Sagan and the Ronde elevator. Going up or down?

 

Sagan. Up, down, win, lose.

Sagan. Up, down, win, lose.

 

Classics superstars Tom Boonen and Fabian Cancellara will both be watching the Tour of Flanders instead of racing it. That leaves the door wide open for the ex-prodigy and sudden underachiever Peter Sagan.

Here at Twisted Spoke, we suspect that the Ronde will function as an elevator for Sagan and the only question is one of direction. Either Sagan takes the elevator all the way up to the podium or he rides the elevator ll the way to the basement where crabby team owner Oleg Tinkov is waiting with five Russian thugs holding lead pipes.

The epic Ronde and next week’s evil cobblestone brother Paris-Roubaix will define what Sagan’s 2015 campaign. ┬áThere is always the chance he might do something later in the year but failure now will drop his morale and jack up the media pressure so high that a win will be even header to deliver.

In fact, life could get very ugly now that Tinkov has fired his best race tactician Bjarne Riis, a man who also believed in team camaraderie and focus. That went out the window with Tinkov’s management blunder and desperate need for power.

The inventible drop in morale and organizational fear and chaos will significantly impact Contador’s shot at the Giro d’Italia but at least the Spaniard is known for his mental toughness and immunity to psychological gamesmanship.

The same can not be said for the younger Sagan and in an environment where the team is already confused about the reasons for his lack of wins, the removal of Riis rocks the Tinkoff-Saxo boat even more. Although boat apologies really aren;t the best for a bike race story.

Which way is that elevator going to go? A win in Flanders or Paris-Roubaix shuts up all the critics, kills the can’t win narrative and re-launches a stalled career. Sagan would again be the smiling guy doing a victory wheelie on the velodrome in Roubaix. The hundreds of journals asking “when you going to win a classic” would disappear forever.

Does Sagan have it in him to win the Hell of the North? A podium merely confirms an old story about talent; a win is the requirement at this point. The vacuum left by the injuries to Cancellara and Boonen provide the golden opportunity to get the monkey off his back, run it over several times and kick it into the bushes.

Still, a solitary win this year in Tirreno-Adriatico is hardly the sign of big things to come in Flanders. When his own team is openly confused about what’s going on with Sagan — wrong training , hunger-bonk, tactical confusion, trouble dealing with pressure, bad horoscope — well, then the elevator is headed down. There’s no confidence in the Tinkoff-Saxo camp, just a guarded and nervous anticipation of impending difficulties. It’s like a Sagan death watch with the twitter-trigger happy Tinkov ready to castigate.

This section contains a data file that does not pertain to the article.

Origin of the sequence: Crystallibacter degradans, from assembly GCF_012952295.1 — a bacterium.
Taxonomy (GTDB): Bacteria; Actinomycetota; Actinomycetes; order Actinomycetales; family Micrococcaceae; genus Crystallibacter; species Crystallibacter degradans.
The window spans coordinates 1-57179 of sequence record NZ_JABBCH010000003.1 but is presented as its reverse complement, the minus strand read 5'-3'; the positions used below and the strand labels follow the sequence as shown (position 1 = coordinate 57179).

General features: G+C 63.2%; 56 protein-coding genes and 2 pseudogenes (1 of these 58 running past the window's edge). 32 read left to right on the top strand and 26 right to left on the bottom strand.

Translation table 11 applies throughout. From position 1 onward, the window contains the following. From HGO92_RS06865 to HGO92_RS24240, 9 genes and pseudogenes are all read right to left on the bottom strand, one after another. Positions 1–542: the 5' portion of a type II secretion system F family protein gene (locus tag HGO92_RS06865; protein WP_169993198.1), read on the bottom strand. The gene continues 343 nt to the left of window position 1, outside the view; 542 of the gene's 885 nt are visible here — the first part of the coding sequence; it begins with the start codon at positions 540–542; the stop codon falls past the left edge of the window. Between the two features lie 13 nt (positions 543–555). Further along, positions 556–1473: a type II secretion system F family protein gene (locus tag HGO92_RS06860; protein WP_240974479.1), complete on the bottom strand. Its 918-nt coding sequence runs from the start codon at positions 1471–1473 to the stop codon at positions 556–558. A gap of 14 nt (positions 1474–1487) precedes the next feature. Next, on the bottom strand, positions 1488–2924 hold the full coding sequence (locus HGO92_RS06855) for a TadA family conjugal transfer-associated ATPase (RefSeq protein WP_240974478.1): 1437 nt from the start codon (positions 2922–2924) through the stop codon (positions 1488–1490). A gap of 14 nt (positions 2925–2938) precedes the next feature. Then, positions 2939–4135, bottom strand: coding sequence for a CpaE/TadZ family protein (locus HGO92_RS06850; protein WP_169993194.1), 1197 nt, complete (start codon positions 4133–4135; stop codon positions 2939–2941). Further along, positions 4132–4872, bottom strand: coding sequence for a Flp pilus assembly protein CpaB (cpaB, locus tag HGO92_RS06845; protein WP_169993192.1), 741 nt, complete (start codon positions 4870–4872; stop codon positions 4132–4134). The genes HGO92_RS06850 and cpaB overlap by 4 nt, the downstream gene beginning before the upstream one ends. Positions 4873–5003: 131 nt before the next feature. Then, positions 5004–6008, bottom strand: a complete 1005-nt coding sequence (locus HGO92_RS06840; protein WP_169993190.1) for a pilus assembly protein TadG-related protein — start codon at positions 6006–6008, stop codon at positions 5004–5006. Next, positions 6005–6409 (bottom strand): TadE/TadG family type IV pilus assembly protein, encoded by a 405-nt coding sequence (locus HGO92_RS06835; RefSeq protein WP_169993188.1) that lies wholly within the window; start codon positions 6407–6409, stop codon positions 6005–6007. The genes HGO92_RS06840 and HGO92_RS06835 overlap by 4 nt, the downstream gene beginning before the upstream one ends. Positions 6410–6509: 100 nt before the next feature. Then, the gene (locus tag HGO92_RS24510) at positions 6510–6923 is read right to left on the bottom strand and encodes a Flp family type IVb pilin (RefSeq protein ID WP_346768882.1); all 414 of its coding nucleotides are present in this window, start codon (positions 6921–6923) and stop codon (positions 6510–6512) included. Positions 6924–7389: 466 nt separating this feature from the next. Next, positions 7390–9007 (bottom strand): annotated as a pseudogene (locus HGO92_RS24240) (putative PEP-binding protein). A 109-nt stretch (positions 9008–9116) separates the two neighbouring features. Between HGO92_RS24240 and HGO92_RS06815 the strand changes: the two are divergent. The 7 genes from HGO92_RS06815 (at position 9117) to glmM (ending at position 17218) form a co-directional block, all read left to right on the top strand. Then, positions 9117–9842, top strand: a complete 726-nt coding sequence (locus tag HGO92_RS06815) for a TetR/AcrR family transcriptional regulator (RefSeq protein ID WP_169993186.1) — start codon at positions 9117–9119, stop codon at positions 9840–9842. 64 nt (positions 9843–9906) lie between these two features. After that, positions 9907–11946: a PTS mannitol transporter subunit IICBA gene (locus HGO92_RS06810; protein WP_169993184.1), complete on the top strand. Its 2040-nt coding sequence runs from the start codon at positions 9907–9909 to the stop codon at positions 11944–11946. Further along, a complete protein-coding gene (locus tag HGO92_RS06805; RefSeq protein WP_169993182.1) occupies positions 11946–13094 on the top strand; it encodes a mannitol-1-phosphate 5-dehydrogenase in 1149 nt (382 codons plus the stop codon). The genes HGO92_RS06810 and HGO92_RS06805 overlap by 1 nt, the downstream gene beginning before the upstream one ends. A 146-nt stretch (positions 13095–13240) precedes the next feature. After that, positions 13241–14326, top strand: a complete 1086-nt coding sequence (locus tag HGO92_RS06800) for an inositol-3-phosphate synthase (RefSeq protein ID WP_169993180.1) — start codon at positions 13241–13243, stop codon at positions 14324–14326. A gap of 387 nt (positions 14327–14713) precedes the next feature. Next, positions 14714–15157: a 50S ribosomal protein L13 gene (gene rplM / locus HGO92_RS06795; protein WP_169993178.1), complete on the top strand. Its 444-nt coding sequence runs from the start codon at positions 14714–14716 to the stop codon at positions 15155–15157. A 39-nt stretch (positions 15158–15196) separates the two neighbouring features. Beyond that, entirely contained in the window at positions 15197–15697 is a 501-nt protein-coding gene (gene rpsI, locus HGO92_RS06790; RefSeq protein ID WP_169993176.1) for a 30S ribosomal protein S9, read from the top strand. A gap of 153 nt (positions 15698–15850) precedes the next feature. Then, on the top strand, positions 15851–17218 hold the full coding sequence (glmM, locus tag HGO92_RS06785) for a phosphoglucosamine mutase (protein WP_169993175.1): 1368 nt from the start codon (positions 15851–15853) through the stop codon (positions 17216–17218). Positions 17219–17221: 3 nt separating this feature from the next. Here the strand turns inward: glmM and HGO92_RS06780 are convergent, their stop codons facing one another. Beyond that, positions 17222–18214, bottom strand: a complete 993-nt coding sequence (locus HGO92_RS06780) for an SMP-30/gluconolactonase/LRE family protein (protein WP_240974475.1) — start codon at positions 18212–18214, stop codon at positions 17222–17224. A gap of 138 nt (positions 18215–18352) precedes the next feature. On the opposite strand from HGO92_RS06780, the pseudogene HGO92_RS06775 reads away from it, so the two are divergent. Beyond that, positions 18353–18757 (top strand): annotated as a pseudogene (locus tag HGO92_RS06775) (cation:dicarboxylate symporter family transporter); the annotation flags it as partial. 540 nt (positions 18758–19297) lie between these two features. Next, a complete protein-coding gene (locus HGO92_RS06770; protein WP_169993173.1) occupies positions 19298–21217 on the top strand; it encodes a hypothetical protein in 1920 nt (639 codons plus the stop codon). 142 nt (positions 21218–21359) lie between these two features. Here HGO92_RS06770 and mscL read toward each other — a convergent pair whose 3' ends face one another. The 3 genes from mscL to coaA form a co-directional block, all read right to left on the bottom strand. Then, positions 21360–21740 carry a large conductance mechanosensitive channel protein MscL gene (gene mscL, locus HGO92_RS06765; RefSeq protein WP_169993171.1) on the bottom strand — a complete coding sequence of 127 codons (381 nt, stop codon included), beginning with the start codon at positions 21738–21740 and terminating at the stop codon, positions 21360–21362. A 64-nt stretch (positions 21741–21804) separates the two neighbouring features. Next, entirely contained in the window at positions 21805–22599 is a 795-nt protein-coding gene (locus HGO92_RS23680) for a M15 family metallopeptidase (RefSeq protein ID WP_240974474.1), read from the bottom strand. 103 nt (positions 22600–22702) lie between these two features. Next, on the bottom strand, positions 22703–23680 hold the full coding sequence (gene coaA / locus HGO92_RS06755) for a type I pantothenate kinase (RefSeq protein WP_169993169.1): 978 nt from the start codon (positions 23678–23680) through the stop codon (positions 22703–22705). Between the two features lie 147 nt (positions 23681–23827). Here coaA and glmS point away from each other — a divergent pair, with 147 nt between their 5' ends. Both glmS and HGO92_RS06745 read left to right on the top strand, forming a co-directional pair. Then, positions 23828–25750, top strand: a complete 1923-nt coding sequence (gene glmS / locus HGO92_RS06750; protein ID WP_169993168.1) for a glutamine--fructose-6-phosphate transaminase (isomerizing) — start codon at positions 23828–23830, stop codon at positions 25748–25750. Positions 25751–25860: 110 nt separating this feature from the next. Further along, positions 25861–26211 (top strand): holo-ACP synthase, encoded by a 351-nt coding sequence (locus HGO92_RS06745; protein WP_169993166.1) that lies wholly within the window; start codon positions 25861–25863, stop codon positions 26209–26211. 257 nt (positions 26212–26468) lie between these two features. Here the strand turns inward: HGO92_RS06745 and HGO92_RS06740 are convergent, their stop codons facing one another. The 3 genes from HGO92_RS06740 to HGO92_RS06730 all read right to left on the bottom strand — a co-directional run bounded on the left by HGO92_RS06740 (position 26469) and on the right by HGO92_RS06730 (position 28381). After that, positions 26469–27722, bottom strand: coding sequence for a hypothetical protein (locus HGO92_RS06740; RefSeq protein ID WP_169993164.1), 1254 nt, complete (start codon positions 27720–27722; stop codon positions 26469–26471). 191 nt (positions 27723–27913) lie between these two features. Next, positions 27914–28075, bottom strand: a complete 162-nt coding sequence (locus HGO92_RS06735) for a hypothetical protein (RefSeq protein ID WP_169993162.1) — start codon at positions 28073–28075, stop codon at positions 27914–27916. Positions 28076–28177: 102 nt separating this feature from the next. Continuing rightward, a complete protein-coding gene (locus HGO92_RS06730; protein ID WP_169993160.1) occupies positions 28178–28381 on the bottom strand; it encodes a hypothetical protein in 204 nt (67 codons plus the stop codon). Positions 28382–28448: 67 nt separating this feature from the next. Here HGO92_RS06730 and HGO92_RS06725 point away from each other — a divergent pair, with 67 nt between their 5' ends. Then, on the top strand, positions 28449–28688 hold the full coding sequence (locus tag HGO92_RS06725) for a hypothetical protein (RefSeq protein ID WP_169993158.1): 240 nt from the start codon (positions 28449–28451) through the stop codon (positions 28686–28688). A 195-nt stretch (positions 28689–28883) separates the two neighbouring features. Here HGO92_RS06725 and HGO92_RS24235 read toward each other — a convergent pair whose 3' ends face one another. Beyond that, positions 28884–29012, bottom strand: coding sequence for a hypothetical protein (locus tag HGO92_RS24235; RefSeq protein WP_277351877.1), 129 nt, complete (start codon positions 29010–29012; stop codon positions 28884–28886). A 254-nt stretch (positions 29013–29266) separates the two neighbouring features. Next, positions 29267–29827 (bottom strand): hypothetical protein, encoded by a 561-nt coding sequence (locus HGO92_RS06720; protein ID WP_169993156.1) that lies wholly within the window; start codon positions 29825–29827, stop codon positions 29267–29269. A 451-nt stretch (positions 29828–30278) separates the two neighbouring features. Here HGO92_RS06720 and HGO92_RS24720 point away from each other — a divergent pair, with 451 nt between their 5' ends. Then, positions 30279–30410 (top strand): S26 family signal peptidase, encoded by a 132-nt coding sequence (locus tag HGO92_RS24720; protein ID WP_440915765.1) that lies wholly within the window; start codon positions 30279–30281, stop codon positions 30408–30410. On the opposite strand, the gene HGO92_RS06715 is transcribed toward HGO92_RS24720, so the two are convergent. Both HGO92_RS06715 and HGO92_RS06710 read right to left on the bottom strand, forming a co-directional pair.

If there is one star rider that’s already isolated in Flanders before the race has even begun, it’s Peter Sagan. There’s no doubt in our mind he misses the comfort of Cannonade, the smaller salary, the lower marking on the stress gauge. One obvious sign of his struggles — besides the glaring lack of results — is the disappearance of fun. Sagan looks, sounds, moves like a guy with a high stress corporate job that is killing his joie de bike.

The loss of Riis and the installation of a Tinkov puppet is another sign that the good-times at the Cannondale Summer Camp are a distant memory. In short, the 19 helligen of Flanders are the least of his problems. Getting his head straight is the real task. Hard to accomplish that in a disruptive and negative environment but that’s the deliverable.

The counter argument — the elevator up scenario — is based on one simple fact: Sagan is Sagan. A young rider so immensely talented that at any given race, sprint stage, one day classic, cobbled monument — he can win with a burst of pure speed, a fearless descent or a powerful uphill surge that other fast men simply don’t possess. The feeling is that while the bill is overdue, the money is definitely in the bank and payment will occur.

The pure, un-cut talent story trumps the bad luck, poor strategy, lack of experience, disappear of Riis, lack of team support, etc etc. One way or another, short on confidence or form and missing the fun, Sagan is going to deliver and his life will return to normal. Normal being the showboat wheelie, the it’s-my-party grin, the happy go-lucky Sagan we used to see until the money got too big and the stress ramped up to Hors Categorie.

Our take: thee will be no stress-cleansing win during the Holy Week of Flanders and Roubaix. Sadly, elevator down.

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